Cameron defeated on hunting ban!

Posted on the 15th July 2015

David Cameron had intended that today – Wednesday 15 July – he would finally be able to dismember the 2004 Hunting Act and give free rein to his bloodsports chums to hound and kill wild mammals for the sheer pleasure of it. The parliamentary route he chose was a devious one. Instead of having the long-promised free vote on repeal, he used a Statutory Instrument through which he hoped to introduce a number of amendments to the 2004 Act. These would have allowed whole packs of dogs to pursue foxes, hares and deer, including those who are sick. Another amendment would make it easier for terriermen to set their dogs on foxes underground.

As soon as Cameron’s intentions became known, Animal Aid joined with numerous animal protection groups, including those in Scotland, in mobilising compassionate people. They, in turn, made it clear to their parliamentary representatives that the hunting ban has to stay. It was political lobbying and citizen action at its best. This effort culminated in a magnificent demo outside Parliament, with the gathering addressed by, among others, Brian May.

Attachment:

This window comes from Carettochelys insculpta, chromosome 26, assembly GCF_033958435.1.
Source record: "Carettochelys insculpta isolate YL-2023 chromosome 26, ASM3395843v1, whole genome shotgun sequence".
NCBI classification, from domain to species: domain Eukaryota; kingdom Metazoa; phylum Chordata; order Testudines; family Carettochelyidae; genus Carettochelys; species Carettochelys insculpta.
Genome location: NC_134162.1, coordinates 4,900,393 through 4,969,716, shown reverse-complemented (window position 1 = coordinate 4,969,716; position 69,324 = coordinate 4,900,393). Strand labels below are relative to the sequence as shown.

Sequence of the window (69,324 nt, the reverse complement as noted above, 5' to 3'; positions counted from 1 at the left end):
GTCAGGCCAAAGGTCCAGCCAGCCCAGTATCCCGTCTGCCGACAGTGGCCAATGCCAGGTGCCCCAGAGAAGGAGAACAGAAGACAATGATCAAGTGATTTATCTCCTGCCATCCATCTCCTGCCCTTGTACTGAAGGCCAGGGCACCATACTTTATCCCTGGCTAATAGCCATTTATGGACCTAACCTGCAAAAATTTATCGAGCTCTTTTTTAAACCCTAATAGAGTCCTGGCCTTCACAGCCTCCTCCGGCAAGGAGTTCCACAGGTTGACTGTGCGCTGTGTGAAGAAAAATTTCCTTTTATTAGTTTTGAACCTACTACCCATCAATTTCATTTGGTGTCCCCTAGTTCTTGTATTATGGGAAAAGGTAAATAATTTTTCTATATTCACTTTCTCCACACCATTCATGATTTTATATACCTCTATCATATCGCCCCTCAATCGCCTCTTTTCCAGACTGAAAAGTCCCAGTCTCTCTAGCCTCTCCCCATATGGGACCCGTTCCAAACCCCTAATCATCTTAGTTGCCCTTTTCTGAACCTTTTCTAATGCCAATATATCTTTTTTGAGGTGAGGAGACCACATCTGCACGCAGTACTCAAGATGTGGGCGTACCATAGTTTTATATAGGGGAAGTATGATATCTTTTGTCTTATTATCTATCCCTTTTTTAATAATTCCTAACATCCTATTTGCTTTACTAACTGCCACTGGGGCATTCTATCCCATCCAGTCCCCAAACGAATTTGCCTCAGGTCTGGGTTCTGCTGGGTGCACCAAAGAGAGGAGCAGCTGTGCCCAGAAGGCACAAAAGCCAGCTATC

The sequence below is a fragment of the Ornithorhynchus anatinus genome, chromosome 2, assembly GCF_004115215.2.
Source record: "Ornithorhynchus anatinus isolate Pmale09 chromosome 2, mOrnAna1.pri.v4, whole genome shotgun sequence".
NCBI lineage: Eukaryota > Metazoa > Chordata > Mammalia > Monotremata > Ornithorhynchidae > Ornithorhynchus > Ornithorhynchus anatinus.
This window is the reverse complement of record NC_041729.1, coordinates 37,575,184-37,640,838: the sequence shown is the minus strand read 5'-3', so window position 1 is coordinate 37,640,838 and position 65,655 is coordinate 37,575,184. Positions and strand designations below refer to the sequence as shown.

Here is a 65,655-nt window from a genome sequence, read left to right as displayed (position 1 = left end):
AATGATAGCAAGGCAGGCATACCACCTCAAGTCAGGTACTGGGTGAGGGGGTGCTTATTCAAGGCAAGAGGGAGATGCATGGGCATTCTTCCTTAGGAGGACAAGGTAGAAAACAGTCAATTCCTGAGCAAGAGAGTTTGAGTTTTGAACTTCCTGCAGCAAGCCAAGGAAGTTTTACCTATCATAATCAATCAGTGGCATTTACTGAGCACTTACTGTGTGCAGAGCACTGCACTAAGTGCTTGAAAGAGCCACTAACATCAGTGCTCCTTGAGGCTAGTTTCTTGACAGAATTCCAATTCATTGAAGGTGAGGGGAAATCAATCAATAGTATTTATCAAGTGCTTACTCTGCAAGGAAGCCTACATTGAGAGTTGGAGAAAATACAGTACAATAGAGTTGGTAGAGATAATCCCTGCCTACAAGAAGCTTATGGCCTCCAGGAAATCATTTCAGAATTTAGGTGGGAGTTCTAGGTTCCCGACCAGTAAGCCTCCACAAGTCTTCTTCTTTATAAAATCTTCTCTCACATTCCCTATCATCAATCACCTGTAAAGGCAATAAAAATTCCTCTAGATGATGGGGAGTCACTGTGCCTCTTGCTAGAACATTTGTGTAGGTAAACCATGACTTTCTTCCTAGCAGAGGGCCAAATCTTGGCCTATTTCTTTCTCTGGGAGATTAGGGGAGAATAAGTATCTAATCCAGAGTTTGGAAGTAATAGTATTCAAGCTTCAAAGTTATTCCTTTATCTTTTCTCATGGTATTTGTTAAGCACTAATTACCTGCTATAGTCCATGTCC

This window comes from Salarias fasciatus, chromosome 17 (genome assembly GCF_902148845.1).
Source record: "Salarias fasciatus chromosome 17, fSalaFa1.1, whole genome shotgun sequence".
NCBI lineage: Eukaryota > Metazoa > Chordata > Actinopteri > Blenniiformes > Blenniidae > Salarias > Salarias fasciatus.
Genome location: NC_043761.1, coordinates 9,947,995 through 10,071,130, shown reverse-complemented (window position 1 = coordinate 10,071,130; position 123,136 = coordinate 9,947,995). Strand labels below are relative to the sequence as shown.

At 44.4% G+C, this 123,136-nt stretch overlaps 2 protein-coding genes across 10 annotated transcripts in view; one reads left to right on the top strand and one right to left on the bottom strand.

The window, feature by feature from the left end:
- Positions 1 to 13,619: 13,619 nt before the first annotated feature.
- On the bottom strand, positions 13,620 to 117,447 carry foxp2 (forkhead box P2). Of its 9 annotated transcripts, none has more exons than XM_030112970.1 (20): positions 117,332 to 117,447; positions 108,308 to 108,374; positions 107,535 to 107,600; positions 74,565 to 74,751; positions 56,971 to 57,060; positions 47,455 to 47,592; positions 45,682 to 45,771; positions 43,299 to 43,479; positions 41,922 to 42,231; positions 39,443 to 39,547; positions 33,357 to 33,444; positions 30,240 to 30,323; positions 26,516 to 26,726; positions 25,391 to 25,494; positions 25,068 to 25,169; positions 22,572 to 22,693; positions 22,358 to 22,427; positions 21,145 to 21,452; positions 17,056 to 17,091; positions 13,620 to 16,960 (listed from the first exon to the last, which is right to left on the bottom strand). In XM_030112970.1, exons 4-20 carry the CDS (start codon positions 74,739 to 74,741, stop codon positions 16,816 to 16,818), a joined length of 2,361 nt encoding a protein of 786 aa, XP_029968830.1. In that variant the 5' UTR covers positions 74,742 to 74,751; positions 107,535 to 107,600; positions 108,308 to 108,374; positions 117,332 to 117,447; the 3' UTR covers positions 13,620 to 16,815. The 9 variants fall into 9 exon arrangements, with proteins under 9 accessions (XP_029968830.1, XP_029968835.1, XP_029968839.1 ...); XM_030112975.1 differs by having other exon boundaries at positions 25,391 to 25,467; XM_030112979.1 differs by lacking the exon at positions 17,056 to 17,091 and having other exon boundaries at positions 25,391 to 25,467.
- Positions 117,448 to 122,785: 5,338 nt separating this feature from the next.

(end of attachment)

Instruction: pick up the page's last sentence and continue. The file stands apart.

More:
As well as the animal protection lobby, Cameron was undone by the Scottish National Party, who the Prime Minister sought to politically neutralise. But they would have none of it. Its Parliamentary Group Leader, Angus Robertson, was another of the speakers at Tuesday’s rally. He received a rousing reception and delivered a strong message of support.

Even with his Commons majority, David Cameron has discovered that people and their representative bodies will have their say. We don’t know what kind of political sleight of hand (maybe via deployment of the English Votes for English Laws draft legislation) may be tried in the future to legitimise hunting in all its raw and bloody aspects but Animal Aid, our supporters, and like-minded people across the country will be equal to the challenge.

Andrew Tyler
Director, Animal Aid

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